Once again we see tropes from the International Holocaust Remembrance Alliance’s (IHRA) “working definition” and examples, deliberately chosen to displace real anti-Semitism, fomenting hatred and actions against Jewish people, with a narrative that Israel is a “normal democratic state” and to claim that it is a racist apartheid one is ipso facto anti-Semitic.

Of course, Israel is not unique in this regard. Britain which tolerated and for decades fostered Apartheid South Africa, the USA which for nearly a century allowed Jim Crow apartheid laws in many of its states, indeed all former colonies built in “white” settlements are scarred by similar racism.

No one should attempt to deny that in many parts of the world anti-Semitism is on the rise – witness the torchlight demonstrators in Charlottesville chanting “Jews will not divide us” – an expression of the “great replacement” conspiracy theory that Jews are behind Muslim immigration.

In fact everyone knows that anti-Semitism is overwhelmingly a product of the fascistic right – the very people who in the US are also strong supporters of Trump and white supremacy. What the pro-Israel campaign on both sides of the Atlantic aims to do is stigmatise the left and all who refuse to accept Israel’s genuinely racist rationale for its existence, that it is a state of the world’s Jews, to which have the right, indeed the duty to “return” to, whereas the expelled Palestinians have no right to live or return there.

Driving a wedge between Jewish people and the left does no service whatsoever to the latter and in any case it will not work because many Jews have long been, and still are stalwarts of the anti-racist an anti-fascist left. Open liberals like Biden and disguised ones like Keir Starmer, even if they will not go as far as Trump and Pompeo, still perform a useful service for Israel, in return for its role as attack dog for US and European imperialism, by witch-hunting real anti-racists in their parties.

Responding to questions about anti-Semitism among progressive Democratic activists in the US and the UK left, Biden replied, “We have to condemn it, and I’ve gotten in trouble for doing that,” adding that his “commitment to Israel is absolutely unshakable.”

The left has nothing to apologise for in its defence of the Palestinians’ cause, in its condemnation of Israel’s settler colonising project, its apartheid-like treatment of its Palestinians second-class citizens or its discriminatory laws. Genuine leftists can stand firm on this, while detesting any display of anti-Semitism and seeking to drive out of the labour movement anyone who voices anti-Semitism.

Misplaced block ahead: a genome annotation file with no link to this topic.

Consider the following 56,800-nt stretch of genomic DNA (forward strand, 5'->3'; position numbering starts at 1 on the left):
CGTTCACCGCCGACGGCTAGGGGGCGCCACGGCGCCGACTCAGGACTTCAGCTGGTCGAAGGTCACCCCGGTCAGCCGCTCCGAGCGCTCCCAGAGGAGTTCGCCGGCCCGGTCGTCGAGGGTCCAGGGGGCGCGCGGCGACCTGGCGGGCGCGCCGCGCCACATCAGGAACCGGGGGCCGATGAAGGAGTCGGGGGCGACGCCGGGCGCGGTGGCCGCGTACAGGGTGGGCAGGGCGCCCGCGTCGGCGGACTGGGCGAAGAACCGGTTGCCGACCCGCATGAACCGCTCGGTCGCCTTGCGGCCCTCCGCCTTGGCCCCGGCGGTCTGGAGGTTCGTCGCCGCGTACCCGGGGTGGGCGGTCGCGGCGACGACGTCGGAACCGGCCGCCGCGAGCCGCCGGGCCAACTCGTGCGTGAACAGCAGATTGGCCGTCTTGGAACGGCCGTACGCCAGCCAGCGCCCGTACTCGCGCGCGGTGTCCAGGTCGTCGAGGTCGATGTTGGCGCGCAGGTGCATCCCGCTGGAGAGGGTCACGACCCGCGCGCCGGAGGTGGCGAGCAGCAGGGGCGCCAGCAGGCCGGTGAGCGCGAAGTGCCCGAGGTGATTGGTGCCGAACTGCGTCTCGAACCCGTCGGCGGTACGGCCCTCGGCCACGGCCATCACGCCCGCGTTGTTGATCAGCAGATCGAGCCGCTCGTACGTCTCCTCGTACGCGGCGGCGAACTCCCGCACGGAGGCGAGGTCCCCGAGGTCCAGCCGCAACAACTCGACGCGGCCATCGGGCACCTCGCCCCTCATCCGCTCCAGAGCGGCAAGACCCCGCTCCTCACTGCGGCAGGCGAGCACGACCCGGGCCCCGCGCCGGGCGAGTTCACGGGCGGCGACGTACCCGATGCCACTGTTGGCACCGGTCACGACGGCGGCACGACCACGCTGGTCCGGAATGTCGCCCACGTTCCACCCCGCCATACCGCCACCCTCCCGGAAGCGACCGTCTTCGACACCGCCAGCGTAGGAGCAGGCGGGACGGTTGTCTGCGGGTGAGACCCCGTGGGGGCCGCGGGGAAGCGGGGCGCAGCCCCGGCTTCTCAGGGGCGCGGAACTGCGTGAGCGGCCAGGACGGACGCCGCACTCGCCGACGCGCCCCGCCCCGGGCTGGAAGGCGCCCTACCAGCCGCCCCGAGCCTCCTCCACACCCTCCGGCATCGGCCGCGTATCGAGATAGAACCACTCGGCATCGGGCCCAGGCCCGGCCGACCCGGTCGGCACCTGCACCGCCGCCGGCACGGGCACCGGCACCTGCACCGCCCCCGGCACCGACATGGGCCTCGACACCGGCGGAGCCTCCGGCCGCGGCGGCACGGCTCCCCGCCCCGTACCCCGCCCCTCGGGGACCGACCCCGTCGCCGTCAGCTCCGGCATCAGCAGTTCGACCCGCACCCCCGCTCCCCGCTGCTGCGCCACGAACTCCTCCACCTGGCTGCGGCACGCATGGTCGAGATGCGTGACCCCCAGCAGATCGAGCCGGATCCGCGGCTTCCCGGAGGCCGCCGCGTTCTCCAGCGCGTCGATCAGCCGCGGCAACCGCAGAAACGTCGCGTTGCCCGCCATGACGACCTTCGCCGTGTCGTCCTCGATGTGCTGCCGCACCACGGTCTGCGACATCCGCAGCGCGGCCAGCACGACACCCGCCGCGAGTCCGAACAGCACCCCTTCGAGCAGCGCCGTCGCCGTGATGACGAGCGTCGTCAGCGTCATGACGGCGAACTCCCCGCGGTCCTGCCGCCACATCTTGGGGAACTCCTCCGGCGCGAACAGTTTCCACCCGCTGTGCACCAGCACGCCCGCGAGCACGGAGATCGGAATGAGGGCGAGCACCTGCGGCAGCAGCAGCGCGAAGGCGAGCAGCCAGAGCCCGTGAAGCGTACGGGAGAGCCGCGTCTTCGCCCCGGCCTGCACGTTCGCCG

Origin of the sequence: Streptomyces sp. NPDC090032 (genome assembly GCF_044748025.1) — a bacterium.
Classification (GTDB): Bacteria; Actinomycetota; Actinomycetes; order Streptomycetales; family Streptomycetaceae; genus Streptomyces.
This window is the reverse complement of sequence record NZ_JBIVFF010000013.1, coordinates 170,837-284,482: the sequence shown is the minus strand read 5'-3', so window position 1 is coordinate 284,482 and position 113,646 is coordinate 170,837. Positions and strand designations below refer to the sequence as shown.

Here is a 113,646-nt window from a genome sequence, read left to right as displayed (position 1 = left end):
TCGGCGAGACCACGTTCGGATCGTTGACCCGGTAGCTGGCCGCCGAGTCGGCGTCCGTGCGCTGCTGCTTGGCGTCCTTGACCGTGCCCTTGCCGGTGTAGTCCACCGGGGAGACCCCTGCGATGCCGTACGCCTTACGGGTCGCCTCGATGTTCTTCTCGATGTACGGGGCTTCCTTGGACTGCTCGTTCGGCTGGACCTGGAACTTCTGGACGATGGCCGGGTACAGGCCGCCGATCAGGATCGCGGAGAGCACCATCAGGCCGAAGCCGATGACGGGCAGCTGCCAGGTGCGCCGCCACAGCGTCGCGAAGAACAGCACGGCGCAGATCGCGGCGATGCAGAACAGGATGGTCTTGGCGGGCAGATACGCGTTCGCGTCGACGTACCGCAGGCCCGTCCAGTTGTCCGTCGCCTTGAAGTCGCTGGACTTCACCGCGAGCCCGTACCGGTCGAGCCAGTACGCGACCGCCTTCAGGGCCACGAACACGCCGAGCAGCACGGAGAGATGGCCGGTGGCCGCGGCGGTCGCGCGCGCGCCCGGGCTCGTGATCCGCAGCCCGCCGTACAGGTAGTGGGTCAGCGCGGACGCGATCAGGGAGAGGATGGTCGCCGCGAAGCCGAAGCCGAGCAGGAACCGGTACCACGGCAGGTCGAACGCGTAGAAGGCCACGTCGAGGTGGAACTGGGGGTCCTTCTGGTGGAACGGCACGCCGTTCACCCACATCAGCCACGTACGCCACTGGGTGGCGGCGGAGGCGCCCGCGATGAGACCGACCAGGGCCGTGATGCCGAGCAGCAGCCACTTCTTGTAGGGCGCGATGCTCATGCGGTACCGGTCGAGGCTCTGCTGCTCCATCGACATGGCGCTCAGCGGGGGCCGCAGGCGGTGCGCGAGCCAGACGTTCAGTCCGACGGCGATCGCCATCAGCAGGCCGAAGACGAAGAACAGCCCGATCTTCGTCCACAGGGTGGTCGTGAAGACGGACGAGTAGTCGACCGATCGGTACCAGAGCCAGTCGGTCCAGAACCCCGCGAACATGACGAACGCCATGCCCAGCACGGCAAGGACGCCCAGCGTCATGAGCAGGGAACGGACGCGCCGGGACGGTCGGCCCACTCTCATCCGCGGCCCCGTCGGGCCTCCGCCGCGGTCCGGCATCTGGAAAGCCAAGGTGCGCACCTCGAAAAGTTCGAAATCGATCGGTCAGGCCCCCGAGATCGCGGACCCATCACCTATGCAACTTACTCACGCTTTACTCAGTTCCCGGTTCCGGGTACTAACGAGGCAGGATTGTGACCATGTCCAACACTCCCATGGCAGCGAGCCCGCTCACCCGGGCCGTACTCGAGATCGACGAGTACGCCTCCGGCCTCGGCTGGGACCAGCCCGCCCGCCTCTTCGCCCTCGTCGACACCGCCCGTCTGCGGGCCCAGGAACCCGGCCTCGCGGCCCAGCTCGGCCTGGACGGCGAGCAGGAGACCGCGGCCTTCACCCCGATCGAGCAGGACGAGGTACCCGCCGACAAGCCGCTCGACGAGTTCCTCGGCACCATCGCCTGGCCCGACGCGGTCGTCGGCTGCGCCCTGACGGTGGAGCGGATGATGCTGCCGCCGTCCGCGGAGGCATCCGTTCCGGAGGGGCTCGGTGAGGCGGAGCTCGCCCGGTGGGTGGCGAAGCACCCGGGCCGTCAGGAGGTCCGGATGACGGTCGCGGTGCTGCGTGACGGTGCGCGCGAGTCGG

Indeed many of the tropes originally deployed against Jewish people have been extended to Muslim immigrant communities in Europe and North America. Anti-Semitism and Islamophobia are close cousins because of the role they play in dividing and inciting sections of the working and middle classes – and even the racially oppressed themselves – against one another.

Israel’s role for imperialism

The Middle East remains a powder keg of great power and regional power rivalries as the wars in Yemen, Syria, and Azerbaijan all show. The Israel-Palestine conflict will continue to be tangled up in these rivalries. An expansionist settler state armed to the teeth, including with nuclear weapons, was long an asset to the USA in policing the entire region, just as the Zionist colonizing project was initially for Britain when its seized a whole swathe of the Arab lands after the First World War.

In its turn Israel does all it can to incite the USA and EU Nato powers against any state in the region which looks as if it could stand up to it. Yet regional wars – between self-interested dictatorial states – as has been shown several times will not result in the liberation the Palestinians. Mass social struggles, class struggles in all these countries and within the imperialist powers themselves do hold the potential to do so. It is in this context that the BDS campaign, as pursued by students and trade unionists, is so important to defend.

The two-state solution is dead – if it were ever possible given the nature of the Zionist project. It has been exposed as a cruel delusion by Trump, Kushner and Pompeo. It will not be revived by Biden, except as another con trick. The only democratic solution is to fight for a single state between the Jordan and the Mediterranean with political and social equality for all its citizens, for both the Palestinian and Israeli nations, with security for all. The poison of racism whether against Jews or Arabs could be ended forever.

In our view such a state must at the same time be a socialist not a capitalist one, in order to enable the human and natural resources to be shared and developed under collective ownership and control. But the country is a tiny one with limited resources. Thus it must be part of a socialist federation of all the states of the Middle East that can put a stop to the exploitation of its resources by imperialist and regional powers and being dragged into their wars. It is the working class and youth – from the countries of the Arab Spring and from progressive Israelis and Palestinians – that must lead the way to these goals.